07:45 AMNorthern businesses 'bruised' by blow to rail investment, warns CBI chief

Northern businesses are “upset” and “bruised” at the Government’s move to scrap HS2’s Eastern leg and cut back the much-vaunted Northern Powerhouse project, the head of the CBI has said.

My colleague Russell Lynch has the details:

Tony Danker, the director general, also called on ministers to extend an olive branch to areas such as Bradford most affected by the diminished integrated rail plan unveiled last week, dealing a blow to the Government’s levelling up ambitions.

Mr Danker said: “Talking to members of that part of the world in the last 24 hours, they are very upset. And I think that the issue speaking to them was less about connectivity to London. It's more about connectivity across the North, and multiplying the amount of places in the North that can participate in economic activity.

“I just hope the Government will go and talk to those communities and business communities about how to move on from here, because I think they're feeling a bit bruised today.”

He added: “The Government needs to respond properly to those sort of cross-North capacity issues. And I think that if that has been inadequately addressed… they need to get around the table with these folks pretty soon.”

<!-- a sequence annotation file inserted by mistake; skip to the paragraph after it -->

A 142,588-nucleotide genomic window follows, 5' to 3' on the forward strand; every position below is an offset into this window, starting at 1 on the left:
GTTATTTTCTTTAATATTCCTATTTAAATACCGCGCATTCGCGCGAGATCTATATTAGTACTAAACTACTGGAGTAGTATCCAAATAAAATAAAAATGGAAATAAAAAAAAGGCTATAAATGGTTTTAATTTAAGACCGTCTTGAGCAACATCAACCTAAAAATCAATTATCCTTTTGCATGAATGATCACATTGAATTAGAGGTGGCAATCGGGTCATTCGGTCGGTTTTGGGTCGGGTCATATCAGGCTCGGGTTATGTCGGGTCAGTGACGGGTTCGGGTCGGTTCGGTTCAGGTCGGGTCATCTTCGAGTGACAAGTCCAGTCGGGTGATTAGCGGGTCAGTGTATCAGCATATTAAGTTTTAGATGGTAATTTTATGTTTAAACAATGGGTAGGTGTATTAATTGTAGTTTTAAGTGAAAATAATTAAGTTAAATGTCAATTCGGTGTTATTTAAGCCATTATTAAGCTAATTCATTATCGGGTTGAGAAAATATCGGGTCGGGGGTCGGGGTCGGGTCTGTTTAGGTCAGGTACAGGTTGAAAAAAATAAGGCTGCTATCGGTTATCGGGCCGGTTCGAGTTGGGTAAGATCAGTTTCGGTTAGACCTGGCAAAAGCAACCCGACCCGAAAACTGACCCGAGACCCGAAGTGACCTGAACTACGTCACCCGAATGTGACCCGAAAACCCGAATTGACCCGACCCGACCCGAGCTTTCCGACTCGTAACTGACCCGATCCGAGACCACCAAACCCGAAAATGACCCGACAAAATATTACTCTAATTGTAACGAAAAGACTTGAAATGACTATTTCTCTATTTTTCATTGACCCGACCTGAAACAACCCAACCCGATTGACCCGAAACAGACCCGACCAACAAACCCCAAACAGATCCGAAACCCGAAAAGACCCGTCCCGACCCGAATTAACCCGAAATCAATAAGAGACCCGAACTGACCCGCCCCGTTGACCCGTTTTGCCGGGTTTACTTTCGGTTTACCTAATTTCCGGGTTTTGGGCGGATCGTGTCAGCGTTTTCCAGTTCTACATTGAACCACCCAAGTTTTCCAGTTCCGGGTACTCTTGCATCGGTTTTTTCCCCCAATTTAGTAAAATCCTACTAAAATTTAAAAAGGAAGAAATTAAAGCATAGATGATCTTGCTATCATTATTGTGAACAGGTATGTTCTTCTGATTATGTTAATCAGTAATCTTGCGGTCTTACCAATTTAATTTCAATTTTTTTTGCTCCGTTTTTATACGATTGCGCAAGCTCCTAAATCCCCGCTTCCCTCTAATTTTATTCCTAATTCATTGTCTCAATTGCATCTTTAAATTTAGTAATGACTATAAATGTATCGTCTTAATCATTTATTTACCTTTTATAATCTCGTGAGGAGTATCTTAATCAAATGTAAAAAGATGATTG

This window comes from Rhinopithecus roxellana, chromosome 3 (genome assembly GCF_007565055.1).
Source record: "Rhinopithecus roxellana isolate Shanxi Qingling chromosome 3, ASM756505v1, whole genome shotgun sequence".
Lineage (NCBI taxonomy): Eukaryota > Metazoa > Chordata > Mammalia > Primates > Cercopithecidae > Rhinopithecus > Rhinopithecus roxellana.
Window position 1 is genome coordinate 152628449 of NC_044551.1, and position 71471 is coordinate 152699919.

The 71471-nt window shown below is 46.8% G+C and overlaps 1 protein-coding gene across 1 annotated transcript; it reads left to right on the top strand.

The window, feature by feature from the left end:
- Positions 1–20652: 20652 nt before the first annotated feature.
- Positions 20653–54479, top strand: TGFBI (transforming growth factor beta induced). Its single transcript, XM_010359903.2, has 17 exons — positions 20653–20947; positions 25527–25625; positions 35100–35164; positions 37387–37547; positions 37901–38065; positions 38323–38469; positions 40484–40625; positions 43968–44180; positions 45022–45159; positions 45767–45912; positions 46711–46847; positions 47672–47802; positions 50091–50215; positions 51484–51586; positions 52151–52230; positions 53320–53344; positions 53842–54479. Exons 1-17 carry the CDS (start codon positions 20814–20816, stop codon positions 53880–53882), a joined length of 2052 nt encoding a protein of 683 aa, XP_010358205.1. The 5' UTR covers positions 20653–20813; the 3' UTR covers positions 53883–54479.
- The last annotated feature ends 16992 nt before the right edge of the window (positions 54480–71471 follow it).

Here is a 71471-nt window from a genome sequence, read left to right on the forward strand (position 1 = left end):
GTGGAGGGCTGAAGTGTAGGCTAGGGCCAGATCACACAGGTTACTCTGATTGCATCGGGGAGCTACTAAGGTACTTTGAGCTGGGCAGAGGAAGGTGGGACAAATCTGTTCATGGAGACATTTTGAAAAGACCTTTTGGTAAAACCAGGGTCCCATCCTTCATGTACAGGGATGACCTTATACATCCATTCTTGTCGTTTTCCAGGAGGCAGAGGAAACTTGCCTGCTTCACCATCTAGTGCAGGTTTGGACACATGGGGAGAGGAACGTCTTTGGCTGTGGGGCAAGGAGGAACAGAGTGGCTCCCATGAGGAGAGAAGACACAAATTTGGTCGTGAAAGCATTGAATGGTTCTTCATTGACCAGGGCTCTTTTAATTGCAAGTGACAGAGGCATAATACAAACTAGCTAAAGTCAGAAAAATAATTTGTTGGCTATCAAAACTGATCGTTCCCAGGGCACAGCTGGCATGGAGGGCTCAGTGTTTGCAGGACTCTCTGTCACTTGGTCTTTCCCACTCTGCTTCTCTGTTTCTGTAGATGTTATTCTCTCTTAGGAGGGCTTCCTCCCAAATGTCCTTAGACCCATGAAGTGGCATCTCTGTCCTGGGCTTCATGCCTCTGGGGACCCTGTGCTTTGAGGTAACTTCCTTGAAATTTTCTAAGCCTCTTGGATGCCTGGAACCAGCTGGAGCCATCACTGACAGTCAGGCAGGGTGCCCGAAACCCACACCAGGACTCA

Read Russ' full story here

07:37 AMEricsson to buy cloud firm Vonage in £4.6bn dealEricsson Vonage $6.2bn cloud – JONATHAN NACKSTRAND/AFP

It's a fairly slow morning to kick off the week, but there's a big deal in the telecoms world.

Swedish giant Ericsson has inked a deal to buy cloud provider Vonage for $6.2bn (£4.6bn) as it looks to build up its position in the rapidly-growing cloud market.

The company will pay $21 per share for US-based Vonage, it said this morning. The offer represents an equity value of about $5.3bn based on around 252m shares outstanding.

It comes as Ericsson grapples with a strain on profits due to lost business in China and chip shortages caused by global supply chain disruptions.

Vonage's cloud services, which account for 80pc of its $1.4bn in annual revenues, enable developers to embed functions such as messaging or video into their products.

Chief executive Borje Ekholm said:

"Vonage gives us a platform to help our customers monetise the investment in the network, benefiting developers and businesses."

07:26 AMEV chargers for all new homes

Good morning.

There's a major step forward in plans to phase out petrol and diesel cars, with new laws requiring all new homes to install electric vehicle charges coming into effect from next year.